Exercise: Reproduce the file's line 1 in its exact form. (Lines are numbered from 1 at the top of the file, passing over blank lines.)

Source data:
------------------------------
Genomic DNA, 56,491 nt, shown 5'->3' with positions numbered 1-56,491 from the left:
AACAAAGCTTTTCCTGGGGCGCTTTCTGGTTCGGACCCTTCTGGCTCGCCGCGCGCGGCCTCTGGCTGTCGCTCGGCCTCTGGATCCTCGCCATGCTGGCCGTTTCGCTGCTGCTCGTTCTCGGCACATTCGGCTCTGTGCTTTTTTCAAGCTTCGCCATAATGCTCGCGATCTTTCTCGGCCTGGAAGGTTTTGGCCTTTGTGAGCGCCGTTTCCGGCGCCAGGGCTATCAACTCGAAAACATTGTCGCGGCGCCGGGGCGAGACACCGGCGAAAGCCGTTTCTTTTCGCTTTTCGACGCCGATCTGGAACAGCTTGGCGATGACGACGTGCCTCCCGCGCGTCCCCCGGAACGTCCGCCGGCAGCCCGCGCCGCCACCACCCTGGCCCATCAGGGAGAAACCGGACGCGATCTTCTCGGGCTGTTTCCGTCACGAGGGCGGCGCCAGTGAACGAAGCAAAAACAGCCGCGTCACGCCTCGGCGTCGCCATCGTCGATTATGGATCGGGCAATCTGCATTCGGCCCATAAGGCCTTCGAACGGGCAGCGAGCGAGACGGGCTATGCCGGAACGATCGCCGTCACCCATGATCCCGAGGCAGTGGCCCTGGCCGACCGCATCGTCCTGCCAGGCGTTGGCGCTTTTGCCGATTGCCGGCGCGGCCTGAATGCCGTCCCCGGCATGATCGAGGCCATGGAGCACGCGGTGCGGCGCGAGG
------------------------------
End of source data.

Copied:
Genomic DNA, 56,491 nt, shown 5'->3' with positions numbered 1-56,491 from the left: